Science and its Critics

Jack Haas (
Fri, 7 Mar 1997 10:43:52 -0500 (EST)

Jonathan Arm has asked me to expand on several points from my report on the
University of Kansas Conference 'Science and Its Critics.'

(1) Alan Sokal and the social construction of science. Alan argued strongly
against the notions that 'all of science is social construction' or
'science is only social construction.' I suspect that, like Sokal, most of
us would argue that there is a real-independent world out there which we
are seeking to understand, however imperfectly. Yes, ideologies influence
our thinking in developing theories, but the tests of time and
fruitfullness of our models are the ultimate ways that we value what
is said about nature.

I recommend: Arnold Thackray, ed. "Constructing Knowledge in the History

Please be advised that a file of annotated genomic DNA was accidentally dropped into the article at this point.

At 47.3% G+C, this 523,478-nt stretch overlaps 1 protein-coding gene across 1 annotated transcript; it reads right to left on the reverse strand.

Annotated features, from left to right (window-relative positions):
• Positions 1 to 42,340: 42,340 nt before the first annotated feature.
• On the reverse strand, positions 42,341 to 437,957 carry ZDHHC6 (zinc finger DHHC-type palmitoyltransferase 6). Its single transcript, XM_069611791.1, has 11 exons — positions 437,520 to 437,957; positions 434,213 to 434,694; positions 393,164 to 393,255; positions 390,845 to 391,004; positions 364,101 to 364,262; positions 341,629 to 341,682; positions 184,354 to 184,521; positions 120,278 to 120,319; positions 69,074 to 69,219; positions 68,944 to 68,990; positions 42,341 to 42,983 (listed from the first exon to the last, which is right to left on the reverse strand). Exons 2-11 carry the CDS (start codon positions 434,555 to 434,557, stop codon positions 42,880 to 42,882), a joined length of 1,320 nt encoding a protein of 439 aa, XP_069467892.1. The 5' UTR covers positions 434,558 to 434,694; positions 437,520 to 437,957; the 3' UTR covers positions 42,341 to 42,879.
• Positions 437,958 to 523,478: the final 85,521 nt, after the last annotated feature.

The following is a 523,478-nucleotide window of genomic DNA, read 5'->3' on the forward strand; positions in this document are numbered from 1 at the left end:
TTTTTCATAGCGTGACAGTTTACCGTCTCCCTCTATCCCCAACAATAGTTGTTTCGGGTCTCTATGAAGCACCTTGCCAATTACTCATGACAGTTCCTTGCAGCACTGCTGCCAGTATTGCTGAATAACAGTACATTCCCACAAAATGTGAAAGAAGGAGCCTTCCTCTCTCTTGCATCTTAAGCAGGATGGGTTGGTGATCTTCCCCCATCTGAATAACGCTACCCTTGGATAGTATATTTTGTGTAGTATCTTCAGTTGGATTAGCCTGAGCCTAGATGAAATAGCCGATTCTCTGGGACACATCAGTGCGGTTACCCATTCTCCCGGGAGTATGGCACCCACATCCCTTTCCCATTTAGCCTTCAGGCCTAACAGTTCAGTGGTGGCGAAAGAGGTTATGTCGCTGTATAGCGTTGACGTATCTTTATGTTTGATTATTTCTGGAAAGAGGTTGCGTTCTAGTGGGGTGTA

of Science," Osiris, Vol. 10 (Second Series) 1995 as a good source for
current thinking by 'science studies' people.

My concern in this matter is the role that religion (Christianity) has
played in the past and the role that it should play in the future. This is
central to our current discussion of 'theistic science.' I would like to
move from shots at P. Johnson to informed discussion of the broader
issue(s). The pages of PSCF are available.

(2) My comment that the "post modern mood allows Christians in the gate"
follows what others have suggested. The point is that where there are all
sorts of truth in the marketplace, civility (and perhaps logic) requires
that exponents of these views (including Christianity) be allowed in the
university. It was strange to be part of a panel of black-americans, a
native-american and a resentative of a prehistoric tribe who joined me in
attacking scientism.

Jack Haas